• Pentecostalization - Will evangelicalism become overrun by the Pentecostal trends?
  • Globalization - Will the center of evangelicalism shift into Latin America?
  • Racial and Ethnic Diversification - How will the continued growth of nonwhites effect evangelicalism?
  • Political Realignment - As evangelicals detach from traditional political "allies," where will they turn as they exercise their voting rights?
  • Generational Change - As we get further from the roots of evangelicalism, what will the next generations do with their heritage?

Evangelical Ethos

It is important to understand how the authors define evangelicalsim. Rather than a readily apparent set of beliefs with clearly divisive properties (i.e. Calvinism, Roman Catholicism, Arminianism, etc.) the authors follow Mark Knoll and David Bebbington in describing an Evangelical Ethos based on biblicism, conversionism, crusicentrism and activism. These points actually work to unite Christians across denominational boundaries. This method helps explain why we have the existence of self-described evangelicals all over Christendom without there being one Evangelical denomination. Yes, you have Methodist Evangelicals and Catholic Evangelicals and Presbyterian Evangelicals and they can all work together for a parachurch organization like Youth For Christ (which figures prominently in the book) and agree with the teachings of Billy Graham.

These four points are explained as follows:
  1. Biblicism: The belief that the Bible is central to Christianity. Look to the Bible for the answer. While there is debate on whether the Bible is inerrant vs infallable, and there is debate on the role of Tradition and the Magisterium, the Bible settles all disputes in the end.
  2. Conversionism: A personal relationship and regeneration. You have to have some kind of experience with God. There has to be a moment when you were converted. The story of your personal decision to follow Christ must be a prominent feature in your life-narrative. Without this, you might not be a Christian at all.
  3. Crucicentrism: A focus and emphasis on Christ's atoning death. The Church, the Bible and all of God's efforts in this world find their culmination at the cross of Calvary. Without an emphasis on Jesus Christ, you have no Christianity.
  4. Activism: Evangelistic activity aimed at conversion, renewal and activism. Your faith must be lived out, your faith requires some kind of action. In most cases, this means sharing the Gospel with neighbors, friends, and colleagues. However, this may also mean social activism, like feeding the hungry and clothing the poor.

The Conclusion

I really liked the layout of this book. It was nice to hear from different voices about the changing face of evangelicalism. More than that, I liked to see how some of my own thoughts on the subject were reaffirmed. I know I didn't go into detail on that in this review, you just have to read the book to get that information.

That being said, I would not recommend this book to everyone. At the end of the day, it reads more like a scholarly work so if that's the kind of piece you enjoy reading, go ahead and pick it up. You will not be disappointed. For a similar book that treats the topic in a more informal manner, I recommend the book mentioned earlier: Everything You Know About Evangelicals is Wrong.

Saturday, April 9, 2016

Holy Thingstagram April 09, 2016 at 06:27PM


Working on a few visuals for tomorrow's message. #holythings Loving God with all your SOUL via Instagram http://jmnz.us/1YlWFYv

All Your Mind: An Extension



Material not included in the sermon due to time constraints.

Jesus' Follow-up Question

Mark 12:35-40
So after all this crazy questioning, Jesus continues the debate with a follow-up question about David calling his own kid "Lord." At first blush, this question apears to be another example of reductio ad absurdum—a bit of crazy talk meant for either an exaggerated point or for empty discussion.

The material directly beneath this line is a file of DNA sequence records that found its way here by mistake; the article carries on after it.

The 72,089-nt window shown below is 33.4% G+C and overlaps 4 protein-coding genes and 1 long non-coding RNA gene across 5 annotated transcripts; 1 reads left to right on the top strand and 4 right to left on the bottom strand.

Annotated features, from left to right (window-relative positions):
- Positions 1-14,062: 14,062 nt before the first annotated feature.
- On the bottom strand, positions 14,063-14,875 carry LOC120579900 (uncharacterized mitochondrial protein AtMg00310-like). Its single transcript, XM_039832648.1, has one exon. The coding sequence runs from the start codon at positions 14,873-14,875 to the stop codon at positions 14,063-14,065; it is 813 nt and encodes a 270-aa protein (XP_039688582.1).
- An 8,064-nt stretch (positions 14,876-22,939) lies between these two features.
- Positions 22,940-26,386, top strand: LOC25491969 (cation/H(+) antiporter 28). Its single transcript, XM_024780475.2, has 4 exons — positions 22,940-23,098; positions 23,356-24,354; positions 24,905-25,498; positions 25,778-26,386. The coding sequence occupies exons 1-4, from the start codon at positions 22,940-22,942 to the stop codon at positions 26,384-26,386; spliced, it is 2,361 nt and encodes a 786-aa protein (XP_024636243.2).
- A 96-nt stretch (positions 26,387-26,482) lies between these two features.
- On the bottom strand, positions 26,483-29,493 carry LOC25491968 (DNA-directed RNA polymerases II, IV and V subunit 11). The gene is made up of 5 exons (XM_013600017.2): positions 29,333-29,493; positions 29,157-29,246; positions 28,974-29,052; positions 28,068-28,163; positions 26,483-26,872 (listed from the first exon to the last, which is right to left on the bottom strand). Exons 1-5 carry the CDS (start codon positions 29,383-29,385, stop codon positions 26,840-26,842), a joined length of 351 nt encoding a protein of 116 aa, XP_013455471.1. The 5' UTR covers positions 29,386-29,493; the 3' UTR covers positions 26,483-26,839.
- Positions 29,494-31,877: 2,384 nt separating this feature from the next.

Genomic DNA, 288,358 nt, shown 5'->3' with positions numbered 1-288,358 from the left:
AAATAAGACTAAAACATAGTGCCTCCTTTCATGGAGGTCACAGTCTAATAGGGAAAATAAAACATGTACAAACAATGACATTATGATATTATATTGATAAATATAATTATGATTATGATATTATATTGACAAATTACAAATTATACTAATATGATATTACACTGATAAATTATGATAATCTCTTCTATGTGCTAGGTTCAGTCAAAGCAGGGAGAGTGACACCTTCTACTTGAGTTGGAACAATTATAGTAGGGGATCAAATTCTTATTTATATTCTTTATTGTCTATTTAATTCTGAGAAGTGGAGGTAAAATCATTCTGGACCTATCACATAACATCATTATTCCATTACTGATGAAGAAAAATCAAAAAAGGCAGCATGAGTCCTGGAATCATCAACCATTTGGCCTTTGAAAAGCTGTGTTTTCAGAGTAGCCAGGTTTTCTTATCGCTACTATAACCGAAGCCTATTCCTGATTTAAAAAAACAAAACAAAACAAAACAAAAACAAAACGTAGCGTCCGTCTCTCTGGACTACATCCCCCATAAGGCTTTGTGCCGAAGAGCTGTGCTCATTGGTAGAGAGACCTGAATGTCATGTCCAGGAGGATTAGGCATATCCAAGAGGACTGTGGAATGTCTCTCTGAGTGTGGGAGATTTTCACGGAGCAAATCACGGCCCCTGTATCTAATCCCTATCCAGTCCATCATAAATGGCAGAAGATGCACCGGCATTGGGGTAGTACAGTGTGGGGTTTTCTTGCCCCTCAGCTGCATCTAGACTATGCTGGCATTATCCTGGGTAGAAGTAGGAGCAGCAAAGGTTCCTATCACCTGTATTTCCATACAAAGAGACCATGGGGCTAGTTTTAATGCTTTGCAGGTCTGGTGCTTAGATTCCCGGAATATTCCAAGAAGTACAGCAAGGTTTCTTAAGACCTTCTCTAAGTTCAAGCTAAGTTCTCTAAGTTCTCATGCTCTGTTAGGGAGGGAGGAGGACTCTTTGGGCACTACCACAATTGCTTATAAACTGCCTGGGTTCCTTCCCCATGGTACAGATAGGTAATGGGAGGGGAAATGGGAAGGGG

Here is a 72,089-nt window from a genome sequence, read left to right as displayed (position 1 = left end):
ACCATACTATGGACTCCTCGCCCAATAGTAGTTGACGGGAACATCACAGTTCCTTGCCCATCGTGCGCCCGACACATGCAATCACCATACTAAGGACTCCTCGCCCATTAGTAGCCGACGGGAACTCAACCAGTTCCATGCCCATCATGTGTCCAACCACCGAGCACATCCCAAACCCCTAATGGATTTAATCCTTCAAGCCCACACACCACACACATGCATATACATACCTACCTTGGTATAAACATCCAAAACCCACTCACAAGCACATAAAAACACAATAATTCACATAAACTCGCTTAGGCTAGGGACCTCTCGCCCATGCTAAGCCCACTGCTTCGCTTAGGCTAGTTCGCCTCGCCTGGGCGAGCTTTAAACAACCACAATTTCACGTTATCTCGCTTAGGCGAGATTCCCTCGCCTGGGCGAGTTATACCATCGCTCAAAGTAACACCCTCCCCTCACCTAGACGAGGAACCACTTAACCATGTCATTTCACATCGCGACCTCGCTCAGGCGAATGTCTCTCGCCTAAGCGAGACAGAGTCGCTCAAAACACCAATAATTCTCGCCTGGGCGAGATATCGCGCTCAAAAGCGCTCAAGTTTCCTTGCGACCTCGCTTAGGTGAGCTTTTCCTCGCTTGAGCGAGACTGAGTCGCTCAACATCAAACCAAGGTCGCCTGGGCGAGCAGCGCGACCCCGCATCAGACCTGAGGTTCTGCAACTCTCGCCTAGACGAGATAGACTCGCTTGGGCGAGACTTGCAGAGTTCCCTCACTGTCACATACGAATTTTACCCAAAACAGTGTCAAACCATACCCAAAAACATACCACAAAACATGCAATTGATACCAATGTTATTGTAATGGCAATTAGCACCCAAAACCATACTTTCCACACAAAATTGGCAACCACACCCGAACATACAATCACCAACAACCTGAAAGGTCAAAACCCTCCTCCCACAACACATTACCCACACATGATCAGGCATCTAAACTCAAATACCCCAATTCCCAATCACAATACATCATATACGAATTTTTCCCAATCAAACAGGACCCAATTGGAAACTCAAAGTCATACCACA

Jesus wants to re-orient the discussion to his Messiahship. That is precicely what David was referring to in the Psalm Jesus referenced.

The Scribe was not far from the kingdom of God. But he needed to take the next step and love Jesus with the same love he offers God. Nobody becomes a Christian by virtue of their knowledge. It is by grace through the virtue of faith. Yet, one's knowledge is a doorway to faith. Some things must be realized first, for instance:
  • Man's Depravity: Man has fallen into sin, which displeases God.
  • The Wages of Sin: Since Man has displeased God, he has no hope to be in God's presence. Without God—the source of life—he is doomed to the only alternative: death.
  • God's Grace: God, in His grace, has provided a solution for this predicament in the death, burial and resurrection of His Son.
If you do not know these things, how could you ever believe them? There are levels of understanding. Admittedly, I understand them better than some. Most understand them better than me. The level of understanding does not matter much. Regardless of the level of understanding, one is judged by their response to the information they have.

Beware of the Scribes

The scribes abused their knowledge. They used it unwisely, in the pursuit of selfish gain. They had good information, but their application was wrong.

Library Science espouses a theory of knowledge that works as a hierarchy. In it, the slight differences are highlighted between data, information, knowledge and wisdom as follows:
  • DATA basic facts, building blocks (look in the kitchen: eggs, flour, milk, sugar)
  • INFORMATION data within a framework ("Hey! I can make a cake with these ingredients!")
  • KNOWLEDGE information that can be applied ("Here's my mom's favorite cake recipes. Which one...")
  • WISDOM reflective, decides what to do with the knowledge (Should I have cake for breakfast? Should I eat the entire cake myself in one sitting? Is there a healthier option for breakfast?)
It would be a shame for someone to get to the point where their knowledge is applied unwisely. It would have been a shame for that scribe who agreed with Jesus in Mark 12 to have rejected Jesus as his Messiah. It is a shame that the religious leaders seem to have fallen short at this point.

Conclusion

We can pursue knowledge wisely and honor the Lord with it. It starts when your knowledge draws you towards your knees in repentance and continues by informing your daily routines.
  1. Apply your knowledge to God's word.
  2. Apply God's word to your life.